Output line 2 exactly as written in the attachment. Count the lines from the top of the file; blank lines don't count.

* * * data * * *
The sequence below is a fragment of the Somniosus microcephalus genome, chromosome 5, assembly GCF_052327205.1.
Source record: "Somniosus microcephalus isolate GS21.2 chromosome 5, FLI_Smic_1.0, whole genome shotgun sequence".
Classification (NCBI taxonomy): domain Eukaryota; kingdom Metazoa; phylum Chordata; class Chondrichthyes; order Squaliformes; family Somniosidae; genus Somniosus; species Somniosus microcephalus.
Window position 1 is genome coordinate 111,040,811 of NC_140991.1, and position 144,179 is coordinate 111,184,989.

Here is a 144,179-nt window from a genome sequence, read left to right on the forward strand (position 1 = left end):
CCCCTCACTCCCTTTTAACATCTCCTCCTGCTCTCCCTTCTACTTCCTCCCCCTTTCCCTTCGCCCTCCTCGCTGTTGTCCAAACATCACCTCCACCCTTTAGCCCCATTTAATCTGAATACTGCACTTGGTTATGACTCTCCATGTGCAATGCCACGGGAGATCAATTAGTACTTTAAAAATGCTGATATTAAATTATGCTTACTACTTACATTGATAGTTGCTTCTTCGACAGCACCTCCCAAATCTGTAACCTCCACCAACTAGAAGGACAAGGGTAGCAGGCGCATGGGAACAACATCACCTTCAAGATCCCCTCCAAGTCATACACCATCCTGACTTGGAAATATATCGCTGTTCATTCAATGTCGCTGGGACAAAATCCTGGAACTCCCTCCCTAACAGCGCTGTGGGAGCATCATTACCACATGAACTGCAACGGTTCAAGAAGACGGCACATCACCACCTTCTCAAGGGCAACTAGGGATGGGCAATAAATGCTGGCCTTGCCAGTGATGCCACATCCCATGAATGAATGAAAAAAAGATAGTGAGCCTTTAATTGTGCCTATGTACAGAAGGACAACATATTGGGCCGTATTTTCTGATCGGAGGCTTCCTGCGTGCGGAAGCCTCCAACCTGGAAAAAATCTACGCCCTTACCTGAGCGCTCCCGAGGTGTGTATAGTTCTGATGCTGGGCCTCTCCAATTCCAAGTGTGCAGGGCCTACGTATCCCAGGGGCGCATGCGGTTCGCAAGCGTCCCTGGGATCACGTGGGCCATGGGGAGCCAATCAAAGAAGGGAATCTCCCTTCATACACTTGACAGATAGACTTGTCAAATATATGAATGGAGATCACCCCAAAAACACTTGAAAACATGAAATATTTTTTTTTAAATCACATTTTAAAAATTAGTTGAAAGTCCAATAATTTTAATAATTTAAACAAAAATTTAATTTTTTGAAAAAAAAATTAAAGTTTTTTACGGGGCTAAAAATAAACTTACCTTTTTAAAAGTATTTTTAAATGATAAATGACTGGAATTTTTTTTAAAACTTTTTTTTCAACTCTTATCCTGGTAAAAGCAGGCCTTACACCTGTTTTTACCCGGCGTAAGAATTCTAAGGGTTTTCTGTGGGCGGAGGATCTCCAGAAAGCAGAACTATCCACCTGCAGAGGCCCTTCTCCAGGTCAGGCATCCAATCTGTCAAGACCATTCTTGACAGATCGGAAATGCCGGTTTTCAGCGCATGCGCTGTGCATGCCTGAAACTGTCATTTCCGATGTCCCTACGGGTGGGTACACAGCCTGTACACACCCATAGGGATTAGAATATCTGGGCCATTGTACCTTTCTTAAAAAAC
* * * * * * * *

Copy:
Source record: "Somniosus microcephalus isolate GS21.2 chromosome 5, FLI_Smic_1.0, whole genome shotgun sequence".